Story courtesy of Smithville Review
As promised at the last regular county meeting, Attorney Sarah Cripps attended and spoke at the City of Smithville’s monthly meeting Monday night about her concerns with the local police department. The room was filled with supporters of law enforcement.
She commended Chief Mark Collins on changes he had made since her grievances dating back to a June 9 incident where she and two case workers’ life was threatened, along with Judge Cook’s. However, she stated that funding for proper training is necessary for the protection of all citizens of the city and that the city should consider rectifying that.
“It’s regrettable that the individual who made the credible statements of harm on June 9 was not arrested immediately by Officer Snow,” said Cripps, “because he was present the whole time.
“He did not radio Central Dispatch, he did not radio E911 that a credible threat had been made against Judge Cook, myself, Olivia Norton and Angelia Brown our team leader. E911 could not do a reverse call, because Andy Snow did not notify anyone that this had happened.
“The next issue I would like to address is the problem I have with the lack of cooperation between the city and county in what I call ‘the blame game’ that happens when there’s no good policing,” she continued.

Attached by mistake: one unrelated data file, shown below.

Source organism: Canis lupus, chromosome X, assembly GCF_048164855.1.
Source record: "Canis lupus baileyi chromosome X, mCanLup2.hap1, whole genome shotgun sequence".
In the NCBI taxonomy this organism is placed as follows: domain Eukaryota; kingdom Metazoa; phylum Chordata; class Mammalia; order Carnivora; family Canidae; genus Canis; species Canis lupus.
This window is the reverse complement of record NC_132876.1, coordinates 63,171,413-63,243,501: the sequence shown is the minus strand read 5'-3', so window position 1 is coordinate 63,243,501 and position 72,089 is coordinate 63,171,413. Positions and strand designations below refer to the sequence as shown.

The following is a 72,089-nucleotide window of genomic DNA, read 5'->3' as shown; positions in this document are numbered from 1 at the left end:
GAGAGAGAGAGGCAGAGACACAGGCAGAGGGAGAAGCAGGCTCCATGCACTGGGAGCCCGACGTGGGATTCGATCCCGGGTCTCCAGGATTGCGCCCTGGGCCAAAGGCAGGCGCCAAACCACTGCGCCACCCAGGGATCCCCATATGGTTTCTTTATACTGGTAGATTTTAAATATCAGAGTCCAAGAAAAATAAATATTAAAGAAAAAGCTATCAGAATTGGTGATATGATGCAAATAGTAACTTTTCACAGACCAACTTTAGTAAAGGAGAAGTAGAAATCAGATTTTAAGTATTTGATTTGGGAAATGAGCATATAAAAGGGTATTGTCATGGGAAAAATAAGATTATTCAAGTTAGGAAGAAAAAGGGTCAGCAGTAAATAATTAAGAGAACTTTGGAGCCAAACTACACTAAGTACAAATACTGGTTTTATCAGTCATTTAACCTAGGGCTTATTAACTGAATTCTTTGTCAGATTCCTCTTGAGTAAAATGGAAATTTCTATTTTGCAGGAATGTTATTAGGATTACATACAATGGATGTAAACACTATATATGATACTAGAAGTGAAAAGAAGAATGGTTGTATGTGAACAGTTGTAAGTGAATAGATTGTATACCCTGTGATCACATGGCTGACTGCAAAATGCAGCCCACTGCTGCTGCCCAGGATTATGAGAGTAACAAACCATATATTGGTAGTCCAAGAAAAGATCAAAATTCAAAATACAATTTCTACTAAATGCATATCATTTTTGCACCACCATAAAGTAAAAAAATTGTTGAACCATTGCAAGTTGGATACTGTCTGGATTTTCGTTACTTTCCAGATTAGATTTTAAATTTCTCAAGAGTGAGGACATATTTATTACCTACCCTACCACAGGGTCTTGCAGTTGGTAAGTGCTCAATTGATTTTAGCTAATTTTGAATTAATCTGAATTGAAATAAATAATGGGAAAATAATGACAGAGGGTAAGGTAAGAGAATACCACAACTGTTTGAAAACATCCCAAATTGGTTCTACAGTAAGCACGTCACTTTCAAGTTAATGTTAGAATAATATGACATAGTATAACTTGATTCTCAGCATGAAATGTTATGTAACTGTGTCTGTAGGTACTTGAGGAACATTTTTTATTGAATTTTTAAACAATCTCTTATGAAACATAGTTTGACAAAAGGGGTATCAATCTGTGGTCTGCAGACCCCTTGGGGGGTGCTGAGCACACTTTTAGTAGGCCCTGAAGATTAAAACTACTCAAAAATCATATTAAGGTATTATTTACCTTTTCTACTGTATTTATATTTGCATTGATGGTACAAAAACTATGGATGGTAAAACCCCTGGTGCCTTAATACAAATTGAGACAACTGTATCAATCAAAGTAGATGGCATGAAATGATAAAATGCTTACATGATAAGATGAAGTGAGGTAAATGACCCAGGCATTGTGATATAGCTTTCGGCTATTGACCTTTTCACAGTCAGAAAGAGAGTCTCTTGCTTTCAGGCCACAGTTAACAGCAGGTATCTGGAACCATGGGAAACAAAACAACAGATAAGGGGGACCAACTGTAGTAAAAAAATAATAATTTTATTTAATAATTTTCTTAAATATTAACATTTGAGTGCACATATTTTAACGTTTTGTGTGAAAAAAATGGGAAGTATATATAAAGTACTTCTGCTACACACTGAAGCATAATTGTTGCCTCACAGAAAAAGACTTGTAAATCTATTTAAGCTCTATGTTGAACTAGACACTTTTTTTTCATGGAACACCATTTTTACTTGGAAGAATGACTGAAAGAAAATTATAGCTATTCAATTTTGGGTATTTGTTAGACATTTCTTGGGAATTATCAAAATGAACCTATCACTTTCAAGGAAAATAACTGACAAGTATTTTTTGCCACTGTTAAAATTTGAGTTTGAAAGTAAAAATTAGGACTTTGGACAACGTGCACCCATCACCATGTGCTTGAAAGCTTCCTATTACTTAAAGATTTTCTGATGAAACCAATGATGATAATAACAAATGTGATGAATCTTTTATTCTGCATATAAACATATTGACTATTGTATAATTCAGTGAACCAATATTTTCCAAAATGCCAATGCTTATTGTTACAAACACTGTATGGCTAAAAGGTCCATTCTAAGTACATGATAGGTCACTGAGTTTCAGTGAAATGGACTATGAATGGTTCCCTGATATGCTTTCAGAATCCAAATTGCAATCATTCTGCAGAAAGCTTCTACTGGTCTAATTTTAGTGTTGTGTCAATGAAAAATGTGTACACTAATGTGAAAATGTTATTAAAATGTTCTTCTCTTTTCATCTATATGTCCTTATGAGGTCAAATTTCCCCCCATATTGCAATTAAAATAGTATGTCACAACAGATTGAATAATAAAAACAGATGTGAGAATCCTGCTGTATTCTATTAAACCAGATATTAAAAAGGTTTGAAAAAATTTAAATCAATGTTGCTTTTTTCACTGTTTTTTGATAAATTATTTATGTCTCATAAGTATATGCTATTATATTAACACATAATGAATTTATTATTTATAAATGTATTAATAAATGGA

Cripps explained an incident that happened last year in August where shots were fired at a property behind the hospital, but in the county, where bullets traveled into her mother’s yard, whose property is in the city, and went over the head of family member. After her mother reported the incident, Cripps said Andy Snow again was on the scene and did nothing.
Along with Cripps, two local citizens took to the podium to praise local law enforcement and all they do. Also, Chief Collins enlightened the full room of how much officers put at stake to keep the community safe. Office Andy Snow took to the stand to tell his side of the stories, stating Cripps never said anything to him during the June 9 incident, and that she actually argued with the woman who she says made a credible threat against her life. He also recalled the August 2019 incident, and explained his side of the story as well.
City Mayor Josh Miller spoke to the crowd saying, “I do want to make the public aware that this council voted 5-0 last month to build a new police department right across the street. They also voted and approved one of the biggest budgets ever for police and fire.
“I was thinking about this today, and I’m hearing this all the time, that officers are just throwing their hands up and quitting all over the country. I don’t want to just talk about police, but the fire protection, the paramedics, 911 office – I guess I wonder what if everyone just threw their hands up tonight’s and said ‘I’m done.’ We’d be in bad trouble. I do want to thank the council and doing what you did and voting the way you did last month.”
He went on to tell about how the public may see police officers one way, but he sees them differently as he works closely with them on a daily basis.
As time for the public to speak came to a close, the room was filled with cheers from the large crowd that had gathered to show their support to the local law enforcement.